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Safety Culture

By Dr. Madison Hanscom A company’s safety culture can be described by the collection of attitudes, beliefs, norms, and values surrounding safety and risks in an organization. It also indicates the extent to which the company values people above and beyond production. So, by definition, it is most certainly related. A company with a deeply embedded culture for safety will treat COVID-19 protections and conversations as important – just like any other component of safety like fall protection or chemical handling. Safety is safety. It’s hard to imagine a company with a mature, strong safety culture that is not responding well

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By Brie DeLisi “Leadership doesn’t walk the talk” is one of the most common complaints we hear from employees during assessments with organizations that have less mature safety cultures. Many leaders need to understand a couple of critical components of their culture if they want to improve safety: 1. Employees are always watching.2. Actions speak louder than words. We understand that you want your employees to be more accountable and be responsible for safety, but they are always playing ‘follow the leader,’ which is why the culture starts with you. If you truly want to improve safety culture within your organization, it is

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By Josh Williams, Ph.D. Effective safety leaders have self-motivation styles that help them accomplish organizational goals. Four self-motivation styles (Steers & Porter, 1991) are relevant for understanding the self-motivation of safety leaders. • Need for Affiliation (nAFF) - Leaders high in nAFF are motivated by group cohesion and healthy interpersonal relationships. They often attend to the emotional needs of others and have a strong desire to be liked by individuals in their group.• Need for Achievement (nACH) - People with a high nACH take responsibility for solving problems, are often competitive, and are extremely concerned with successfully completing their tasks.• Need to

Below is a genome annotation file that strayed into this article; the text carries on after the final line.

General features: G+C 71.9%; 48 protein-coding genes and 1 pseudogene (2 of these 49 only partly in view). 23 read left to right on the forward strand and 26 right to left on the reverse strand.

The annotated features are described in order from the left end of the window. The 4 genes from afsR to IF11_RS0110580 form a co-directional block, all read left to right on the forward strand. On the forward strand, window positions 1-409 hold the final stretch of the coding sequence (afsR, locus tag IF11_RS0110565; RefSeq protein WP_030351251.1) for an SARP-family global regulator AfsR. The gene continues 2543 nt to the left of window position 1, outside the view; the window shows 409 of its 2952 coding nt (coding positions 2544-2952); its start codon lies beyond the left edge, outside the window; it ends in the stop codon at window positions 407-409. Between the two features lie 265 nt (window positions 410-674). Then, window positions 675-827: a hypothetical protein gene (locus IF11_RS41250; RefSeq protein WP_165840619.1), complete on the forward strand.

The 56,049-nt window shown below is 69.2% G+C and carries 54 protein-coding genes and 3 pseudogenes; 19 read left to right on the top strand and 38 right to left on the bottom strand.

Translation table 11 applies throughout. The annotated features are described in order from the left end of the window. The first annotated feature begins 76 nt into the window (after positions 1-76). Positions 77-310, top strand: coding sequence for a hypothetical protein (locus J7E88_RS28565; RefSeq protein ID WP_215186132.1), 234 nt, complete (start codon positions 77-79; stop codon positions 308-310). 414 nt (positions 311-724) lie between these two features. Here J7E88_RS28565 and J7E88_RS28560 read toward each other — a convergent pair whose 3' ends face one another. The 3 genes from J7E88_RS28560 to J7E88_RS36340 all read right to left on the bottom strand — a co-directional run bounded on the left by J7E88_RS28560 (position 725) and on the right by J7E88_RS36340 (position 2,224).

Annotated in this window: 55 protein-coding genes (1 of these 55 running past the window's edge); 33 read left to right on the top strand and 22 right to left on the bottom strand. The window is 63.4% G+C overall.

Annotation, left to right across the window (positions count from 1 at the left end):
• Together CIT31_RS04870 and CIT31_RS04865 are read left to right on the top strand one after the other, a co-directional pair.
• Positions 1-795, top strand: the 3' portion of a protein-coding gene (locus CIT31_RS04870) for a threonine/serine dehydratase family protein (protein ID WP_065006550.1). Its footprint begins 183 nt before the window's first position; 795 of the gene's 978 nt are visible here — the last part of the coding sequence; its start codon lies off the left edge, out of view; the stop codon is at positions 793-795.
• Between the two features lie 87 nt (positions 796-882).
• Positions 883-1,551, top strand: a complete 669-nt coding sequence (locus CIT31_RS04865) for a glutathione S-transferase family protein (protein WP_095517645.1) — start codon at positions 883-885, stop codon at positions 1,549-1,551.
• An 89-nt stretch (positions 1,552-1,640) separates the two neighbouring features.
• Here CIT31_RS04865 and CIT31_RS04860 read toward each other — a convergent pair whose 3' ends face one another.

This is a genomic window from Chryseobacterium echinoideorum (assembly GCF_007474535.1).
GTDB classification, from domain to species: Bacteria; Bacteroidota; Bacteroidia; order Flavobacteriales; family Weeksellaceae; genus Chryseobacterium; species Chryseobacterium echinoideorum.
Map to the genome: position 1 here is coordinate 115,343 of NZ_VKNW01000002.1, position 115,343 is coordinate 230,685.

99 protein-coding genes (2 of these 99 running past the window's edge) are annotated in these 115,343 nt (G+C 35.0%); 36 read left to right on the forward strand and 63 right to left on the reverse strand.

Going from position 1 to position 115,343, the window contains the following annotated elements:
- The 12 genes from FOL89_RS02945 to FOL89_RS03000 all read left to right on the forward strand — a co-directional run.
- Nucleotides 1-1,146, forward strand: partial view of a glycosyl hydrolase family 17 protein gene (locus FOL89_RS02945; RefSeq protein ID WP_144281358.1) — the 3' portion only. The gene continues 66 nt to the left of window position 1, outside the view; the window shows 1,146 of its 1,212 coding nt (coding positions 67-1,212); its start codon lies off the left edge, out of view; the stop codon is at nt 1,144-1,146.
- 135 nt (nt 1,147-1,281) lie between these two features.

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By Madison Hanscom, PhD Sometimes work isn’t motivating. Many individuals feel dispassionate toward their job — finding it monotonous, boring, frustrating, or exhausting. Common suggestions for individuals who are unhappy with their job are to “find happiness outside of work” or “go get a new job” … but are these recommendations realistic? We spend a large portion of our lives working, so shouldn’t we at least enjoy it? Almost 20 years ago, two researchers proposed there must be a better solution (1). Wrzesniewski and Dutton proposed that workers can take matters into their own hands by shaping the tasks, relationships, and their

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By Josh Williams, Ph.D. Creating and sustaining a “learning culture” is critical for optimal safety culture and performance. Unfortunately, this can be challenging with organizations that have a history of “old school” cultures. In other cases, new leaders may legitimately need to establish a baseline of accountability to clean up messes created by overly lenient past practices. Overly lenient cultures often result in “looking the other way” and increased risk-taking behavior. However, emphasizing only compliance and regulation leads to safety performance plateaus. Promoting an open “learning culture” and infusing more positive recognition is needed to advance safety culture beyond current levels and

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By Brie DeLisi One of the main concerns we hear from our clients is that they want their employees to be accountable when it comes to safety – to follow the safety requirements, to own their mistakes, to speak up in unsafe situations, to look for opportunities for improvement, etc. Accountability and safety ownership is, after all, a sign of very mature safety cultures. In these cultures, there are typically fewer injuries and increased levels of productivity. What does it take to get your culture to drive accountability? Systems The most important aspect to drive accountability is to ensure the systems are built to

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